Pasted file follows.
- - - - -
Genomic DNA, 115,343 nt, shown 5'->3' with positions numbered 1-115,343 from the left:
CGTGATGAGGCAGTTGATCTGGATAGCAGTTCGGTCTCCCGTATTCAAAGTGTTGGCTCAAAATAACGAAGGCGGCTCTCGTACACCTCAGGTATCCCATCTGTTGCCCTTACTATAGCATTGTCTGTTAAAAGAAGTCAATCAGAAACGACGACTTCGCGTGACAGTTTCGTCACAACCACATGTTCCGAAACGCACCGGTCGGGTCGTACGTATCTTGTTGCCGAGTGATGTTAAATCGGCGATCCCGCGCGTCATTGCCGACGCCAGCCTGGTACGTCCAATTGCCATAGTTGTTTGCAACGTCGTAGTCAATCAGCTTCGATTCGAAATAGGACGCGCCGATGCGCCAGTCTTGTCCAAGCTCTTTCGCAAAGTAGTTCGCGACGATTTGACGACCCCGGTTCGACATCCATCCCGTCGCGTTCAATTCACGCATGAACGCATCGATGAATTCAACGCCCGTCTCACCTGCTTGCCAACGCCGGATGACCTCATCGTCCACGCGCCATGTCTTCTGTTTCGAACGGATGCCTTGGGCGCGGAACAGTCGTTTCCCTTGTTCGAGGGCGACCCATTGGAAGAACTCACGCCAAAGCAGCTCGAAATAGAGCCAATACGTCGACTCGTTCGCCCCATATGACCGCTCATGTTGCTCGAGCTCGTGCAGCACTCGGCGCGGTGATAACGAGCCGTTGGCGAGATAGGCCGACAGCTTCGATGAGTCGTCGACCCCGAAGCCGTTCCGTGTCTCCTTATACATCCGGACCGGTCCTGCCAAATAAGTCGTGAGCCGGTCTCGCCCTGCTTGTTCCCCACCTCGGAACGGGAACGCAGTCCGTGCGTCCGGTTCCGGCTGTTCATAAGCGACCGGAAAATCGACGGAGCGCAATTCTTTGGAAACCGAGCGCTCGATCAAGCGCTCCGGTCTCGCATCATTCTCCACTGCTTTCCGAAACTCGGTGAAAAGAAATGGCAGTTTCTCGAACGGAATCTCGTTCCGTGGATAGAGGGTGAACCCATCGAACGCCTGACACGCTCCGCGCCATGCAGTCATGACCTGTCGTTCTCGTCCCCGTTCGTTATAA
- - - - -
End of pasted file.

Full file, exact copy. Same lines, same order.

Genomic DNA, 115,343 nt, shown 5'->3' with positions numbered 1-115,343 from the left:
CGTGATGAGGCAGTTGATCTGGATAGCAGTTCGGTCTCCCGTATTCAAAGTGTTGGCTCAAAATAACGAAGGCGGCTCTCGTACACCTCAGGTATCCCATCTGTTGCCCTTACTATAGCATTGTCTGTTAAAAGAAGTCAATCAGAAACGACGACTTCGCGTGACAGTTTCGTCACAACCACATGTTCCGAAACGCACCGGTCGGGTCGTACGTATCTTGTTGCCGAGTGATGTTAAATCGGCGATCCCGCGCGTCATTGCCGACGCCAGCCTGGTACGTCCAATTGCCATAGTTGTTTGCAACGTCGTAGTCAATCAGCTTCGATTCGAAATAGGACGCGCCGATGCGCCAGTCTTGTCCAAGCTCTTTCGCAAAGTAGTTCGCGACGATTTGACGACCCCGGTTCGACATCCATCCCGTCGCGTTCAATTCACGCATGAACGCATCGATGAATTCAACGCCCGTCTCACCTGCTTGCCAACGCCGGATGACCTCATCGTCCACGCGCCATGTCTTCTGTTTCGAACGGATGCCTTGGGCGCGGAACAGTCGTTTCCCTTGTTCGAGGGCGACCCATTGGAAGAACTCACGCCAAAGCAGCTCGAAATAGAGCCAATACGTCGACTCGTTCGCCCCATATGACCGCTCATGTTGCTCGAGCTCGTGCAGCACTCGGCGCGGTGATAACGAGCCGTTGGCGAGATAGGCCGACAGCTTCGATGAGTCGTCGACCCCGAAGCCGTTCCGTGTCTCCTTATACATCCGGACCGGTCCTGCCAAATAAGTCGTGAGCCGGTCTCGCCCTGCTTGTTCCCCACCTCGGAACGGGAACGCAGTCCGTGCGTCCGGTTCCGGCTGTTCATAAGCGACCGGAAAATCGACGGAGCGCAATTCTTTGGAAACCGAGCGCTCGATCAAGCGCTCCGGTCTCGCATCATTCTCCACTGCTTTCCGAAACTCGGTGAAAAGAAATGGCAGTTTCTCGAACGGAATCTCGTTCCGTGGATAGAGGGTGAACCCATCGAACGCCTGACACGCTCCGCGCCATGCAGTCATGACCTGTCGTTCTCGTCCCCGTTCGTTATAA